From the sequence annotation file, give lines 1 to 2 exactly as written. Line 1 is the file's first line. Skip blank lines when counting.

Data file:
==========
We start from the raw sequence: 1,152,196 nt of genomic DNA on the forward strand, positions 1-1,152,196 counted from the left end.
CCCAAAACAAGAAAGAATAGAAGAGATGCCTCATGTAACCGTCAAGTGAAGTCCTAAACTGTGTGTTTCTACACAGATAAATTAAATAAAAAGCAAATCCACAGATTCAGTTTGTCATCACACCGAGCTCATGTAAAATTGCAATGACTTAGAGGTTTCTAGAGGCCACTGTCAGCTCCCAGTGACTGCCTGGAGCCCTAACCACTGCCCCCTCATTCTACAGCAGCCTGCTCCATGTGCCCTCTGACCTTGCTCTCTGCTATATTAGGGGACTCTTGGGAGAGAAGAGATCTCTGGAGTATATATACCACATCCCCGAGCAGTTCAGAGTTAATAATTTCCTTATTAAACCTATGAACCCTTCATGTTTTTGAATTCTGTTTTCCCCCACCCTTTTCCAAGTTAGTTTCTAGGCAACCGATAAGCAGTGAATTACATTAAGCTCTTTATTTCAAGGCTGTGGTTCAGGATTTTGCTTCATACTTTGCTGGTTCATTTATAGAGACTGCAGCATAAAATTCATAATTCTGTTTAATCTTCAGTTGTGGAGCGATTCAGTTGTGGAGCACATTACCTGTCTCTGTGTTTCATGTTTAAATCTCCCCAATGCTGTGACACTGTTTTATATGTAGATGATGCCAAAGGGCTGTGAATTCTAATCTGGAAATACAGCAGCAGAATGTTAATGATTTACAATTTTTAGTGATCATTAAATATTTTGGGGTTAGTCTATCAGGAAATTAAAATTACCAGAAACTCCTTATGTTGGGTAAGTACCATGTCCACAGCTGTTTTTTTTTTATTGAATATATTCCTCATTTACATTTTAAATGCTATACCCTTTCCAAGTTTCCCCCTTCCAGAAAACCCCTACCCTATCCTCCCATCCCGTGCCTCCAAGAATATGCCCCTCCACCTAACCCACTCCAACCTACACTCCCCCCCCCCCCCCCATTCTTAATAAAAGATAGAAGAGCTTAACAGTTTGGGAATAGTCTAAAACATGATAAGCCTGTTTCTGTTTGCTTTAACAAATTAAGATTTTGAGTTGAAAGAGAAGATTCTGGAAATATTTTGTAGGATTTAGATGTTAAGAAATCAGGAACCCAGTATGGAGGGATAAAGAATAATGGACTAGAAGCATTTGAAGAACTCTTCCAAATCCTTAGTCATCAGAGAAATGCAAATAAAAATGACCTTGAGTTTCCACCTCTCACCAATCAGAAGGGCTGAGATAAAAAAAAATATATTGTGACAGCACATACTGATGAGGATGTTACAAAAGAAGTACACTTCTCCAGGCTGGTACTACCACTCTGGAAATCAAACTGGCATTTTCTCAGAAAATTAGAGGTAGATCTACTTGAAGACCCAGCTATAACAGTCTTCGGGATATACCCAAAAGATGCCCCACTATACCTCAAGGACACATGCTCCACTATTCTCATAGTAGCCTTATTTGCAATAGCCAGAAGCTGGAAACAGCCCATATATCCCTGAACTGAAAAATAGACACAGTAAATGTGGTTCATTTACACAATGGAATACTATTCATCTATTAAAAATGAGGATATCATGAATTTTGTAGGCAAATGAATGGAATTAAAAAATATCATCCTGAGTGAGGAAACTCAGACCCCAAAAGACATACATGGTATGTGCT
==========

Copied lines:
We start from the raw sequence: 1,152,196 nt of genomic DNA on the forward strand, positions 1-1,152,196 counted from the left end.
CCCAAAACAAGAAAGAATAGAAGAGATGCCTCATGTAACCGTCAAGTGAAGTCCTAAACTGTGTGTTTCTACACAGATAAATTAAATAAAAAGCAAATCCACAGATTCAGTTTGTCATCACACCGAGCTCATGTAAAATTGCAATGACTTAGAGGTTTCTAGAGGCCACTGTCAGCTCCCAGTGACTGCCTGGAGCCCTAACCACTGCCCCCTCATTCTACAGCAGCCTGCTCCATGTGCCCTCTGACCTTGCTCTCTGCTATATTAGGGGACTCTTGGGAGAGAAGAGATCTCTGGAGTATATATACCACATCCCCGAGCAGTTCAGAGTTAATAATTTCCTTATTAAACCTATGAACCCTTCATGTTTTTGAATTCTGTTTTCCCCCACCCTTTTCCAAGTTAGTTTCTAGGCAACCGATAAGCAGTGAATTACATTAAGCTCTTTATTTCAAGGCTGTGGTTCAGGATTTTGCTTCATACTTTGCTGGTTCATTTATAGAGACTGCAGCATAAAATTCATAATTCTGTTTAATCTTCAGTTGTGGAGCGATTCAGTTGTGGAGCACATTACCTGTCTCTGTGTTTCATGTTTAAATCTCCCCAATGCTGTGACACTGTTTTATATGTAGATGATGCCAAAGGGCTGTGAATTCTAATCTGGAAATACAGCAGCAGAATGTTAATGATTTACAATTTTTAGTGATCATTAAATATTTTGGGGTTAGTCTATCAGGAAATTAAAATTACCAGAAACTCCTTATGTTGGGTAAGTACCATGTCCACAGCTGTTTTTTTTTTATTGAATATATTCCTCATTTACATTTTAAATGCTATACCCTTTCCAAGTTTCCCCCTTCCAGAAAACCCCTACCCTATCCTCCCATCCCGTGCCTCCAAGAATATGCCCCTCCACCTAACCCACTCCAACCTACACTCCCCCCCCCCCCCCCATTCTTAATAAAAGATAGAAGAGCTTAACAGTTTGGGAATAGTCTAAAACATGATAAGCCTGTTTCTGTTTGCTTTAACAAATTAAGATTTTGAGTTGAAAGAGAAGATTCTGGAAATATTTTGTAGGATTTAGATGTTAAGAAATCAGGAACCCAGTATGGAGGGATAAAGAATAATGGACTAGAAGCATTTGAAGAACTCTTCCAAATCCTTAGTCATCAGAGAAATGCAAATAAAAATGACCTTGAGTTTCCACCTCTCACCAATCAGAAGGGCTGAGATAAAAAAAAATATATTGTGACAGCACATACTGATGAGGATGTTACAAAAGAAGTACACTTCTCCAGGCTGGTACTACCACTCTGGAAATCAAACTGGCATTTTCTCAGAAAATTAGAGGTAGATCTACTTGAAGACCCAGCTATAACAGTCTTCGGGATATACCCAAAAGATGCCCCACTATACCTCAAGGACACATGCTCCACTATTCTCATAGTAGCCTTATTTGCAATAGCCAGAAGCTGGAAACAGCCCATATATCCCTGAACTGAAAAATAGACACAGTAAATGTGGTTCATTTACACAATGGAATACTATTCATCTATTAAAAATGAGGATATCATGAATTTTGTAGGCAAATGAATGGAATTAAAAAATATCATCCTGAGTGAGGAAACTCAGACCCCAAAAGACATACATGGTATGTGCT